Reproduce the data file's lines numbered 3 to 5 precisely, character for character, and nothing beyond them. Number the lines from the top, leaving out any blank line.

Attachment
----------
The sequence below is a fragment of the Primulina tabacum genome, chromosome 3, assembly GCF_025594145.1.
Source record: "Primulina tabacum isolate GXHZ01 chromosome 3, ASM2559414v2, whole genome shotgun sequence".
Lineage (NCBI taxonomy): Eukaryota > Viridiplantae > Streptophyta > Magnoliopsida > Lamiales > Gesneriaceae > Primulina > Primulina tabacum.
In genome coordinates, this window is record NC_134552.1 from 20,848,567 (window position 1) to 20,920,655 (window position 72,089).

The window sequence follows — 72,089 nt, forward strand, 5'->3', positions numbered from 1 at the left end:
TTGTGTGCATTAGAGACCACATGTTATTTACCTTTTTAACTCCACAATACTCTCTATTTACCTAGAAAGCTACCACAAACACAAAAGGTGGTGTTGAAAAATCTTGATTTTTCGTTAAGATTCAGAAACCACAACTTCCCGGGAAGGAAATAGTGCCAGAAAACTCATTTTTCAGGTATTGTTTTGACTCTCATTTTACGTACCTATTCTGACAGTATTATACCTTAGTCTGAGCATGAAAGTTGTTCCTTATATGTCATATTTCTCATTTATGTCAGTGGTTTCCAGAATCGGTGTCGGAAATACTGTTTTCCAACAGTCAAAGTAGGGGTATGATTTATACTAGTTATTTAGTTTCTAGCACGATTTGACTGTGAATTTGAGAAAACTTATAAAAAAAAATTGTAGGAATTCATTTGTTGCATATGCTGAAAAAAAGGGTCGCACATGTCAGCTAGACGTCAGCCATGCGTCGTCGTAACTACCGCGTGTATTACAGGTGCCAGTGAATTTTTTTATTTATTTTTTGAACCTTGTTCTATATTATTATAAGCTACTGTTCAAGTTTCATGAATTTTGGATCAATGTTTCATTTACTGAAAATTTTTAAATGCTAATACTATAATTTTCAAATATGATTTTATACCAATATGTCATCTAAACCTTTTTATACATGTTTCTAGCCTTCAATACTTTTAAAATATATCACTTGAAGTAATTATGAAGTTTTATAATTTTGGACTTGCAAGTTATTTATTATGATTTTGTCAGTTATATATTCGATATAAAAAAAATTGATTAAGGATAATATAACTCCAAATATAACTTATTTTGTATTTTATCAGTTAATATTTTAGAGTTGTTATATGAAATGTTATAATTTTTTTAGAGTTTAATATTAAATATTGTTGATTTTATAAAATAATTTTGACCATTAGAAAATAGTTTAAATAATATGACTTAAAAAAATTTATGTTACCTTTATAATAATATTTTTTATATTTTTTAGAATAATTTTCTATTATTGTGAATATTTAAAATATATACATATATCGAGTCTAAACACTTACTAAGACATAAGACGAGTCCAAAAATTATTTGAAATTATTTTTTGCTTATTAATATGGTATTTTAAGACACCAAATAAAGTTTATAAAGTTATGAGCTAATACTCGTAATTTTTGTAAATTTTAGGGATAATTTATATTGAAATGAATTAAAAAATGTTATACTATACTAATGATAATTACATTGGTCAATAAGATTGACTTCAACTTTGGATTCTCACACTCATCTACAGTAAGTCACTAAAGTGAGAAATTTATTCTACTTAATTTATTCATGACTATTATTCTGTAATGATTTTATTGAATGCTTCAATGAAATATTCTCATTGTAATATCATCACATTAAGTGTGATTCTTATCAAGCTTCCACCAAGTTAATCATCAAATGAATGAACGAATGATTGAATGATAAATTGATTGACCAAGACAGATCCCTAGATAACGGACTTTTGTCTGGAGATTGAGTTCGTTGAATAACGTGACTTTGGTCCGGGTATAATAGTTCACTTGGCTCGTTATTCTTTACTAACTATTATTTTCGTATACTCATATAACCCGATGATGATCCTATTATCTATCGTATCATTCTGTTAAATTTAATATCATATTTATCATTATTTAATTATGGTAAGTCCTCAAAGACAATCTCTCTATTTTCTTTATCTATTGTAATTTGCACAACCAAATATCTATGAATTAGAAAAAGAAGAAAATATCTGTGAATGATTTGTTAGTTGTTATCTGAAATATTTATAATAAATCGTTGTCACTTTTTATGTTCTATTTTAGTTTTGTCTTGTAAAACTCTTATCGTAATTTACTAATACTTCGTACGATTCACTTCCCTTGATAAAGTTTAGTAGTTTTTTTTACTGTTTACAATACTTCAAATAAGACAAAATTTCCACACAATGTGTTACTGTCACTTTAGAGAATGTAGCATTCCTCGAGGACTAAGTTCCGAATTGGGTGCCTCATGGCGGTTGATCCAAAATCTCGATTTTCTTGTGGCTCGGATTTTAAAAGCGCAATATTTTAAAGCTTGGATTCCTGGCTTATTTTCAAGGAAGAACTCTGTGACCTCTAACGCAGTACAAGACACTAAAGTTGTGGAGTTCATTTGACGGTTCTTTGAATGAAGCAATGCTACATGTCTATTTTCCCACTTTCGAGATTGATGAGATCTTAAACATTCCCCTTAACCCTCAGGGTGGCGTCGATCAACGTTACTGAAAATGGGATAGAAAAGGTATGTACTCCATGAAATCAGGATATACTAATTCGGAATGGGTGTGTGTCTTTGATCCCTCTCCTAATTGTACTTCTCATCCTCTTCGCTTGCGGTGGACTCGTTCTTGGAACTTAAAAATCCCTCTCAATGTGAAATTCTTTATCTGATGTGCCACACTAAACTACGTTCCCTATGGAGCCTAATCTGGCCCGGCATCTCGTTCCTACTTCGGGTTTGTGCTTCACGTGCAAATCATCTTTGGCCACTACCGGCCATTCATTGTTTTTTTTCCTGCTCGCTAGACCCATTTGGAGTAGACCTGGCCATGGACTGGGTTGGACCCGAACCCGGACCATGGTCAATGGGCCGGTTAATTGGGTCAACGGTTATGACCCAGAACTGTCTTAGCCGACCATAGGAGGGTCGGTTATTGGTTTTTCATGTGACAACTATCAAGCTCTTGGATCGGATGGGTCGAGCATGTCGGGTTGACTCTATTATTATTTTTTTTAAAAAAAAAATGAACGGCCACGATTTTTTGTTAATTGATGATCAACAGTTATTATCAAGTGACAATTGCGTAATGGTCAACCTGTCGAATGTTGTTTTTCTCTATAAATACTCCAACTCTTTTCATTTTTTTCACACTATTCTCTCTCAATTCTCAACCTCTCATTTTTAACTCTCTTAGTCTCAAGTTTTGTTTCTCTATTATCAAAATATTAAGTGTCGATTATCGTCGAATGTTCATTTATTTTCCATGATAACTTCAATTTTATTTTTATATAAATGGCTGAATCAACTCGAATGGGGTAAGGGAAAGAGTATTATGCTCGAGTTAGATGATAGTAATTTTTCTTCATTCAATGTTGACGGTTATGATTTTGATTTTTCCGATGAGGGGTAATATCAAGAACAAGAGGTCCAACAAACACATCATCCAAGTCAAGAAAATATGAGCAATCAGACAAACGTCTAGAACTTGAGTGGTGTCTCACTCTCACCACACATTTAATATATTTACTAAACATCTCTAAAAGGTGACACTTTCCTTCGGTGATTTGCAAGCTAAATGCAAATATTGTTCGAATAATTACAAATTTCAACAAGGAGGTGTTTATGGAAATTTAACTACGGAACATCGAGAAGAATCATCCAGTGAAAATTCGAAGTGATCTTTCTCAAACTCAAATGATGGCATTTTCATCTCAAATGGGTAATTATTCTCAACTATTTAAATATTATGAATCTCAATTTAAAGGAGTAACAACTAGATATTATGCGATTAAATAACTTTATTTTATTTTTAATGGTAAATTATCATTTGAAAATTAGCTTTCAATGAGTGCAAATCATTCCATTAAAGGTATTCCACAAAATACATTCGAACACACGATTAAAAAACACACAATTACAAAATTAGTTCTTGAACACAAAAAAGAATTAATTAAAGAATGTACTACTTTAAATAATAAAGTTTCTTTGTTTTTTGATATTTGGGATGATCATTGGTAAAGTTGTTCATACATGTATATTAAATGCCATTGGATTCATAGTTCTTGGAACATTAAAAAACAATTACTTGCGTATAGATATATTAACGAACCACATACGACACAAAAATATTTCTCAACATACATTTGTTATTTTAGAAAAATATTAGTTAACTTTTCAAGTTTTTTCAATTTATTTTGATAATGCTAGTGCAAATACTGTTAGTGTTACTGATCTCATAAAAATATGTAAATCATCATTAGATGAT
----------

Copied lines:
Lineage (NCBI taxonomy): Eukaryota > Viridiplantae > Streptophyta > Magnoliopsida > Lamiales > Gesneriaceae > Primulina > Primulina tabacum.
In genome coordinates, this window is record NC_134552.1 from 20,848,567 (window position 1) to 20,920,655 (window position 72,089).

The window sequence follows — 72,089 nt, forward strand, 5'->3', positions numbered from 1 at the left end: